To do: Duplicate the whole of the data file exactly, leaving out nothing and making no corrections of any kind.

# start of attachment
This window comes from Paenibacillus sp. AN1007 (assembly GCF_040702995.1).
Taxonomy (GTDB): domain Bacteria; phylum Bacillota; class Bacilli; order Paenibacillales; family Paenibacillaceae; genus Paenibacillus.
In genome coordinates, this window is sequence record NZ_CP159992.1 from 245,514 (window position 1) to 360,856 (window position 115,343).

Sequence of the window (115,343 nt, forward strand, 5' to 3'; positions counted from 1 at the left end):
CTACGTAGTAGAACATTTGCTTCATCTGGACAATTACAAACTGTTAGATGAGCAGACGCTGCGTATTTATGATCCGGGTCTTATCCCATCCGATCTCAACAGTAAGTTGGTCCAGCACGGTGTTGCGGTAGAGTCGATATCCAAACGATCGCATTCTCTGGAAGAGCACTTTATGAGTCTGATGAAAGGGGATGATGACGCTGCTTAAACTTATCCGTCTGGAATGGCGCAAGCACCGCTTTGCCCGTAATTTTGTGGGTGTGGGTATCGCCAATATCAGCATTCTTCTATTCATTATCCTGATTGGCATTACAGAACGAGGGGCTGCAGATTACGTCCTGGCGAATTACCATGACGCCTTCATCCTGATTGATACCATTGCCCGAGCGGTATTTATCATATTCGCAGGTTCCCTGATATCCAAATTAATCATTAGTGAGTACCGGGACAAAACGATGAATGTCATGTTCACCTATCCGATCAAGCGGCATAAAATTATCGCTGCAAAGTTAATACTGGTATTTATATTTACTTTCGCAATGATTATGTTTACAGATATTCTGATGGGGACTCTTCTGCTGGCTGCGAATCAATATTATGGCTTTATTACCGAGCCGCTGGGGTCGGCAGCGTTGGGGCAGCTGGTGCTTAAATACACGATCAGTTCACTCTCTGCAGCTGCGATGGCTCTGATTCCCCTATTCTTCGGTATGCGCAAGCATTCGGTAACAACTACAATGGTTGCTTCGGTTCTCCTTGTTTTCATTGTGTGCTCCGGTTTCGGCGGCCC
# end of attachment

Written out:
This window comes from Paenibacillus sp. AN1007 (assembly GCF_040702995.1).
Taxonomy (GTDB): domain Bacteria; phylum Bacillota; class Bacilli; order Paenibacillales; family Paenibacillaceae; genus Paenibacillus.
In genome coordinates, this window is sequence record NZ_CP159992.1 from 245,514 (window position 1) to 360,856 (window position 115,343).

Sequence of the window (115,343 nt, forward strand, 5' to 3'; positions counted from 1 at the left end):
CTACGTAGTAGAACATTTGCTTCATCTGGACAATTACAAACTGTTAGATGAGCAGACGCTGCGTATTTATGATCCGGGTCTTATCCCATCCGATCTCAACAGTAAGTTGGTCCAGCACGGTGTTGCGGTAGAGTCGATATCCAAACGATCGCATTCTCTGGAAGAGCACTTTATGAGTCTGATGAAAGGGGATGATGACGCTGCTTAAACTTATCCGTCTGGAATGGCGCAAGCACCGCTTTGCCCGTAATTTTGTGGGTGTGGGTATCGCCAATATCAGCATTCTTCTATTCATTATCCTGATTGGCATTACAGAACGAGGGGCTGCAGATTACGTCCTGGCGAATTACCATGACGCCTTCATCCTGATTGATACCATTGCCCGAGCGGTATTTATCATATTCGCAGGTTCCCTGATATCCAAATTAATCATTAGTGAGTACCGGGACAAAACGATGAATGTCATGTTCACCTATCCGATCAAGCGGCATAAAATTATCGCTGCAAAGTTAATACTGGTATTTATATTTACTTTCGCAATGATTATGTTTACAGATATTCTGATGGGGACTCTTCTGCTGGCTGCGAATCAATATTATGGCTTTATTACCGAGCCGCTGGGGTCGGCAGCGTTGGGGCAGCTGGTGCTTAAATACACGATCAGTTCACTCTCTGCAGCTGCGATGGCTCTGATTCCCCTATTCTTCGGTATGCGCAAGCATTCGGTAACAACTACAATGGTTGCTTCGGTTCTCCTTGTTTTCATTGTGTGCTCCGGTTTCGGCGGCCC